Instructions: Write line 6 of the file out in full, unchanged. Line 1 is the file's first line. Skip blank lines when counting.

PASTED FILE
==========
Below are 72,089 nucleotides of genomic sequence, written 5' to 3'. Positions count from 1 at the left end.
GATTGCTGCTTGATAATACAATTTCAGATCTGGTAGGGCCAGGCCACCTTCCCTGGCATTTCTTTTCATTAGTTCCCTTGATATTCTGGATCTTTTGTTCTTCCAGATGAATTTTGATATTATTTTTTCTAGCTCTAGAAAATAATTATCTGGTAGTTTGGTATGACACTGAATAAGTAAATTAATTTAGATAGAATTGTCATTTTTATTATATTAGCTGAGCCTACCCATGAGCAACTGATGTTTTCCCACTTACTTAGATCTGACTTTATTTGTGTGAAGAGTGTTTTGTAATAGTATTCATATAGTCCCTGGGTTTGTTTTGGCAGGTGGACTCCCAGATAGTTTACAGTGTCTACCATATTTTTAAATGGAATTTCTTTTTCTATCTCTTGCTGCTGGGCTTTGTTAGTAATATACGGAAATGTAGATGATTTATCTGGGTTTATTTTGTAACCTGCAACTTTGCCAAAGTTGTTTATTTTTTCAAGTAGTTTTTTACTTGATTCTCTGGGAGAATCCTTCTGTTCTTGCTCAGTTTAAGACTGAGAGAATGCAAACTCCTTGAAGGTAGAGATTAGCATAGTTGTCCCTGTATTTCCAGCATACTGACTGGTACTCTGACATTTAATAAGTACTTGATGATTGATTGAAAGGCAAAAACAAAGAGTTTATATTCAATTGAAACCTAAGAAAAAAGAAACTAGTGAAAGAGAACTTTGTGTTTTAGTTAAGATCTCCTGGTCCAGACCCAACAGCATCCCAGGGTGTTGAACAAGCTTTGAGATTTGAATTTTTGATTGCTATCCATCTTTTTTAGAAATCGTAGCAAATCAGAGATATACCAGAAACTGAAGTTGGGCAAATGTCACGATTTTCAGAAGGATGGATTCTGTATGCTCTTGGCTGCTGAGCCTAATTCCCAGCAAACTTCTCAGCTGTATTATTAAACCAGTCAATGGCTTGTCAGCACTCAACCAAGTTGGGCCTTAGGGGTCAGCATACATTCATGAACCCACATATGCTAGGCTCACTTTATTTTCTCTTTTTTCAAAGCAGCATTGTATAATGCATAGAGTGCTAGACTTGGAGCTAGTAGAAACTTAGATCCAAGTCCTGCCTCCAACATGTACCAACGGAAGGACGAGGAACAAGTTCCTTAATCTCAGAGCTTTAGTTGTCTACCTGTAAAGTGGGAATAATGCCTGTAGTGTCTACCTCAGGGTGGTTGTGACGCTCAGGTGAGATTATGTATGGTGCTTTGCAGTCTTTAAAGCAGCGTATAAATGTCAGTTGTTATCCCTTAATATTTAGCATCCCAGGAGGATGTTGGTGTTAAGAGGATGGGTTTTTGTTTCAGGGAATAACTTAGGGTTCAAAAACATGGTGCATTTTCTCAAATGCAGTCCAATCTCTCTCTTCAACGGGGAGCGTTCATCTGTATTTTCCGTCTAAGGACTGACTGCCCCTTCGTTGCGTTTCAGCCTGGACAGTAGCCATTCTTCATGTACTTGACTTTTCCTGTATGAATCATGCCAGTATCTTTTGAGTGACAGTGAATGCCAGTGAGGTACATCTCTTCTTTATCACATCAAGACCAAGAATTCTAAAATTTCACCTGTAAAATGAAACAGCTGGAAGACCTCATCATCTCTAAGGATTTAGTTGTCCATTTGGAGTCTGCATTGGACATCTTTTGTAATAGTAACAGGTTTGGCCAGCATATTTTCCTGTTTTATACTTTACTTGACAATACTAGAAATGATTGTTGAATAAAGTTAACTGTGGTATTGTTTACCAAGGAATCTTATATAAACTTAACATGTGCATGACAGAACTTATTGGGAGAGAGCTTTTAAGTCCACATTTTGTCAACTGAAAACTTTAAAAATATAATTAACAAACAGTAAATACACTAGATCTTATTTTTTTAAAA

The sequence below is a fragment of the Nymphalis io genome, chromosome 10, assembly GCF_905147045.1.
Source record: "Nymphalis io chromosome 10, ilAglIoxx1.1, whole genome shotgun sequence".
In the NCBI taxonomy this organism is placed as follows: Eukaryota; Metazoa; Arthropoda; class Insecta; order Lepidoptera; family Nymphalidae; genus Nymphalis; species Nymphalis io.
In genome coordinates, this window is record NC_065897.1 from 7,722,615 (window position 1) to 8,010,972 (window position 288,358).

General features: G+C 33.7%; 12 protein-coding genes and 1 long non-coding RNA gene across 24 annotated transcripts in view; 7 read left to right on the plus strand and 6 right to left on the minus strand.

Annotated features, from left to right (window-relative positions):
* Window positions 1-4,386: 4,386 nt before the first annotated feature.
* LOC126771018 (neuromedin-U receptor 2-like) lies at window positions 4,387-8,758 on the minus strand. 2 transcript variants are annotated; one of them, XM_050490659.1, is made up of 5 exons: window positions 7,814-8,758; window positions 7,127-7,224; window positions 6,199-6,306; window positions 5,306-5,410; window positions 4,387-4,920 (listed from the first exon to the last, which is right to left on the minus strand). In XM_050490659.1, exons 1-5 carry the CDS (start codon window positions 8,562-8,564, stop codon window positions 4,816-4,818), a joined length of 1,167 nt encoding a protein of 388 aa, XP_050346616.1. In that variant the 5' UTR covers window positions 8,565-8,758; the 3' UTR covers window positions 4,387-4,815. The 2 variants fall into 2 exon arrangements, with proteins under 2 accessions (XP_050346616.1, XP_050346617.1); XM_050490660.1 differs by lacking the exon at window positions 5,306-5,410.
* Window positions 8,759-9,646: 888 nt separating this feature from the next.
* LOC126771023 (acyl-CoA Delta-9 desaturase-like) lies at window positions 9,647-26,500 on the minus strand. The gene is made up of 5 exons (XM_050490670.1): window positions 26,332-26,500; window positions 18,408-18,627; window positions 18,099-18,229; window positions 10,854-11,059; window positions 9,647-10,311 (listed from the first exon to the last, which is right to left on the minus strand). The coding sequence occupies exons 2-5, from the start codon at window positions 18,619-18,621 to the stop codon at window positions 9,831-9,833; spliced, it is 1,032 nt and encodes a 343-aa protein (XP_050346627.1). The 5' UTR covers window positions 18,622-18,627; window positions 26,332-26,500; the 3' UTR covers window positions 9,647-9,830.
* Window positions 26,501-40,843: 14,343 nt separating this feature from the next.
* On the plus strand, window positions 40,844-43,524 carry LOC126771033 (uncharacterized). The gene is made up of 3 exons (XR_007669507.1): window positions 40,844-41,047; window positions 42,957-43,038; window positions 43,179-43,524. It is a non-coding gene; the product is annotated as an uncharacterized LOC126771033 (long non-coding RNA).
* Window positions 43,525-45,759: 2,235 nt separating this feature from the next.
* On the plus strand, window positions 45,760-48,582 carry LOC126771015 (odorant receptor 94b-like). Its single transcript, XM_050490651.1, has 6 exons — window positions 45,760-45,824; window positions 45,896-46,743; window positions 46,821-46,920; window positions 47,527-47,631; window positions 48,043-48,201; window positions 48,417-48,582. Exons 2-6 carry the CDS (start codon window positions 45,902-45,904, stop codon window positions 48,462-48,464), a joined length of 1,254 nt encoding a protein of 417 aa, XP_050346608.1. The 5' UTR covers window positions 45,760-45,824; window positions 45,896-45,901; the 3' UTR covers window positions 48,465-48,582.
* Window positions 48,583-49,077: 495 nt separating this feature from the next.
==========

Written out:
In genome coordinates, this window is record NC_065897.1 from 7,722,615 (window position 1) to 8,010,972 (window position 288,358).